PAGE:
CLUJ. Transition. I’m staying at this little hotel for the next two nights, as I close down my apartment in Cluj. Evidently, the entire bathroom is the shower, and the bed consumes most of my room. No problem…I’m just so happy to have a/c! Just one more full day in Romania.
CLUJ. And so it ends. My nine months in Romania now are over. Tomorrow morning, I’ll take the early (6:50!) Wizz flight to Bologna and then spend the next three weeks on the road (mainly Tuscany and northern Italy), then fly back to Houston for a few days before heading to Georgia to visit my family. Believe it or not, I’ve grown weary of traveling (55 countries now), but I cannot pass up this last opportunity to explore a few more new-to-me places. I’m too tired right now to make any sweeping judgments about my experience here other than to say that I am so grateful to have had this opportunity and that most days here have been as good, productive, and happy as I let them be. I will be back in Texas (for good!) the first week in August.
FLORENCE. I took the early morning flight from Cluj to Bologna (95 minutes) and then a mid-day, high-speed train to Florence (30 minutes). I rarely repeat cities, but this is one of my all-time favorites. I am spending the next five nights here in a convent with four elderly nuns who are all smiles but cannot speak a word of English. $40/night gets me a private room and bathroom, passable a/c, and weak wifi. Takes about 15 minutes to walk to the Duomo (cathedral). Not surprisingly, Florence is flooded with tourists, most of whom seem to be Americans.
FLORENCE. Cool and overcast all day. Wanting to avoid queues for individual attractions, I bought a “Firenze Card,” which allows (nearly) automatic admission to 72 attractions during a 72-hour period for 72€. I started with the Duomo (a repeat and more interesting outside than inside) and its Baptistry (remember Tom Hanks in INFERNO?) but skipped the Dome (463 steps) and the Bell Tower (414 steps) due to my problem knee (and being old and fat). After lunch, I visited Santa Croce, which contains the tombs of Galileo, Michelangelo, and many other luminaries, as well as its fascinating adjacent buildings and leather workshop. Next came the Great Synagogue and Hebrew Museum, where I learned much about Florence’s Jewish history and current community. Then a few other sites as I headed back to the convent before the rain began.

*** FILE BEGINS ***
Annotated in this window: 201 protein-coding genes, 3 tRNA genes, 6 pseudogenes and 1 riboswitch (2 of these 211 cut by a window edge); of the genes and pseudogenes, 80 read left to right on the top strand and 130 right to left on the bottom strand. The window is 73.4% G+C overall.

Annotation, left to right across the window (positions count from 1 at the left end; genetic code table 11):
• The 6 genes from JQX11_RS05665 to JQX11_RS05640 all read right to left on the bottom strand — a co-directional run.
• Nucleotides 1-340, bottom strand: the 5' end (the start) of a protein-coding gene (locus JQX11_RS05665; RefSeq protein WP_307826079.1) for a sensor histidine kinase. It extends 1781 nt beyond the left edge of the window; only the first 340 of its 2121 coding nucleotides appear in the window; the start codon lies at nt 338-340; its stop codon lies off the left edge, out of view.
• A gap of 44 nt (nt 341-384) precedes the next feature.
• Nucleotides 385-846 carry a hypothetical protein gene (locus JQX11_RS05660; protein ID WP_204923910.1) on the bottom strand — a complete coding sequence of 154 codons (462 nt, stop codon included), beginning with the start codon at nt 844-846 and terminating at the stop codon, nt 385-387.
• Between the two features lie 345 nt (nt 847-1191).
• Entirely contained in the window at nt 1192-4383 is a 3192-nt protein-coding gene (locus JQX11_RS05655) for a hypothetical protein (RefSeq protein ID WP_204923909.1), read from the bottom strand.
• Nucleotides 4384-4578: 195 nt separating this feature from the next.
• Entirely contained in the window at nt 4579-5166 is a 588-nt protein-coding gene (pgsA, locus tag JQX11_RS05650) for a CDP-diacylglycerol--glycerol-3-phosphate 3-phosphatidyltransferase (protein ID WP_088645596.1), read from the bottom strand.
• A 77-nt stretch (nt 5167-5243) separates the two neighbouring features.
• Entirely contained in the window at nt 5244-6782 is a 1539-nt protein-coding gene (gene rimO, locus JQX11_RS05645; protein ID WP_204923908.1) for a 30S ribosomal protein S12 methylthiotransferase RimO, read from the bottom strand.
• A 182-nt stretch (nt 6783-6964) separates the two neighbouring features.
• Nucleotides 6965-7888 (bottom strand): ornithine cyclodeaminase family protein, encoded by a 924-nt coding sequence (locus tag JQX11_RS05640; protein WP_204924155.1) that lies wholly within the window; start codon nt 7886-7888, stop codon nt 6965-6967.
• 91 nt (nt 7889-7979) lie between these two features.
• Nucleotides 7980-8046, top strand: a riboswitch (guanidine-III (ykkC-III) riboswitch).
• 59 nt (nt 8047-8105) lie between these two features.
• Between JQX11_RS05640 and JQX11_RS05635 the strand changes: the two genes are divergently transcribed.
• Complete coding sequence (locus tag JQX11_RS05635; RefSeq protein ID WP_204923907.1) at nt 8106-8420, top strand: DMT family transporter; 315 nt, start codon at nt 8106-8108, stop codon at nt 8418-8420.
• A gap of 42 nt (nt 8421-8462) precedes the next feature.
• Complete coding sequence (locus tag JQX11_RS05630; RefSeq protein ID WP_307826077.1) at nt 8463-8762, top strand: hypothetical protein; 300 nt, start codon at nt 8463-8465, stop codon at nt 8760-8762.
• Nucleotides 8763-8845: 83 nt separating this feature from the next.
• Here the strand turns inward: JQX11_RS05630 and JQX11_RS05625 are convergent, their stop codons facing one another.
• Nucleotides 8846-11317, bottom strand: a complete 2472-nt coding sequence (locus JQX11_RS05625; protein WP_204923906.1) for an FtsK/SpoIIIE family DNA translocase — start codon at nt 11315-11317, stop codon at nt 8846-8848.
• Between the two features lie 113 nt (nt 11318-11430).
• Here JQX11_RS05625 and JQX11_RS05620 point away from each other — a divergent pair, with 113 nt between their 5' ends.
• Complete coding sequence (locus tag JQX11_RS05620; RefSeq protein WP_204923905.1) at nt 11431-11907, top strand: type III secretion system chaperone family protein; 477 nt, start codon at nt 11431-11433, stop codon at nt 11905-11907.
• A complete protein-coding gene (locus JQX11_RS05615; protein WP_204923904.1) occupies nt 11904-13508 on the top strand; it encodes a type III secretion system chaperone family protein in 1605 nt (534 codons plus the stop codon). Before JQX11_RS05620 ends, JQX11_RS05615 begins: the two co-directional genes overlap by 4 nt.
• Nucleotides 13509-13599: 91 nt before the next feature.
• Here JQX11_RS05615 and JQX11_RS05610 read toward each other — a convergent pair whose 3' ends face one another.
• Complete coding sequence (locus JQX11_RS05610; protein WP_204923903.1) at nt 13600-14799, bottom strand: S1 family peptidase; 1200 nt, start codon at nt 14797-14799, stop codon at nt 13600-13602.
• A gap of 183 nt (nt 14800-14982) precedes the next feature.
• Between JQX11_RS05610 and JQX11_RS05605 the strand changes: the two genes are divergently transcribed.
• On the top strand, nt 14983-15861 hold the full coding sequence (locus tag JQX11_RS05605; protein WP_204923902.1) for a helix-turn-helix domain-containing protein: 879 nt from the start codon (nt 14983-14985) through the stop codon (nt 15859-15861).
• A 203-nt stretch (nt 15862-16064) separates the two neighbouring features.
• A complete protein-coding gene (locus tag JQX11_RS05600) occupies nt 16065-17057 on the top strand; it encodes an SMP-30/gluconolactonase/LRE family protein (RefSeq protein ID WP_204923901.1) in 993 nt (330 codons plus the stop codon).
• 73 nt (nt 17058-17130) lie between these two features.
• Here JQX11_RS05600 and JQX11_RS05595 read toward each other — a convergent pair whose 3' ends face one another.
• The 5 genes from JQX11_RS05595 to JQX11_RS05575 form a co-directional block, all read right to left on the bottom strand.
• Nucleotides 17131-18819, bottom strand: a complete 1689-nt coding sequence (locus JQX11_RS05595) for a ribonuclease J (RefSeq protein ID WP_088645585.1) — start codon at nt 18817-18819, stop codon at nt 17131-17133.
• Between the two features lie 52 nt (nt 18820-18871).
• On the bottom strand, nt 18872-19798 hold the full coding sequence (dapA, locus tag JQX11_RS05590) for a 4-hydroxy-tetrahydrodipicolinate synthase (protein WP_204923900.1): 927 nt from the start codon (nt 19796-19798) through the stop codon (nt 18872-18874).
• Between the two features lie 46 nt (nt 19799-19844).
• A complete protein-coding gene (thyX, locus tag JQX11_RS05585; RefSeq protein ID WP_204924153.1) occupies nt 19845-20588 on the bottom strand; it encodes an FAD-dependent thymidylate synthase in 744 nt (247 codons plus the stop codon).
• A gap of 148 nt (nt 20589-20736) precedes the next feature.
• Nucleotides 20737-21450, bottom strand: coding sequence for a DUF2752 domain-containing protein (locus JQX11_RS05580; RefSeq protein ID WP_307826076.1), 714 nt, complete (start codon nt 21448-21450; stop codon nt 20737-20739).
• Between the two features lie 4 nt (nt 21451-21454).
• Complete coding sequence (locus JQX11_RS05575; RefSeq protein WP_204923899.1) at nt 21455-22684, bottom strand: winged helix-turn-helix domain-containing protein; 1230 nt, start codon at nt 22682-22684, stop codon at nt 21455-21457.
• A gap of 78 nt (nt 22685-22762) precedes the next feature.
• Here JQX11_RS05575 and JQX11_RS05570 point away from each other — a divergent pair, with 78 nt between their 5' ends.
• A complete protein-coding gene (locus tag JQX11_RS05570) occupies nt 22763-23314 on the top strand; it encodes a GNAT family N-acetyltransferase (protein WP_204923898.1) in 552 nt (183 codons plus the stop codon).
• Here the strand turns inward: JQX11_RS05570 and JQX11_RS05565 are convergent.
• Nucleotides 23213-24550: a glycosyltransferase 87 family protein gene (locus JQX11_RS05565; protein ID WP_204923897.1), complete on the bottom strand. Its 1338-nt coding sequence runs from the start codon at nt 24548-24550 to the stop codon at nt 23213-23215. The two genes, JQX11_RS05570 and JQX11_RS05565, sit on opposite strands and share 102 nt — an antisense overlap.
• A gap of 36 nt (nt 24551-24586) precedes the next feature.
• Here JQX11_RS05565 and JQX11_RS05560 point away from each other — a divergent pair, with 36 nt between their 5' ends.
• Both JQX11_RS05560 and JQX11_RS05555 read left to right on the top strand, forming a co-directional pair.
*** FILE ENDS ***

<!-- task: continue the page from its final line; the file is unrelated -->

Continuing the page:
FLORENCE. Beautiful weather and a full day of sightseeing…some repeats, some new: the Central Market, Santa Maria Novella, Arno River and Ponte Vecchio, Palazzo Vecchio, Cathedral Museum, and the Medici Chapel with the Michelangelo Sacristy. The real highlights of the day, though, were two discussions during beverage breaks: the first with two retired gentlemen from Arkansas exploring Europe for their first time as a couple and the second with a maple-leaf-clad quartet from Ontario, proudly celebrating Canada Day (150 years!). In both cases, I was reminded that there still is so much about life and love to celebrate and share.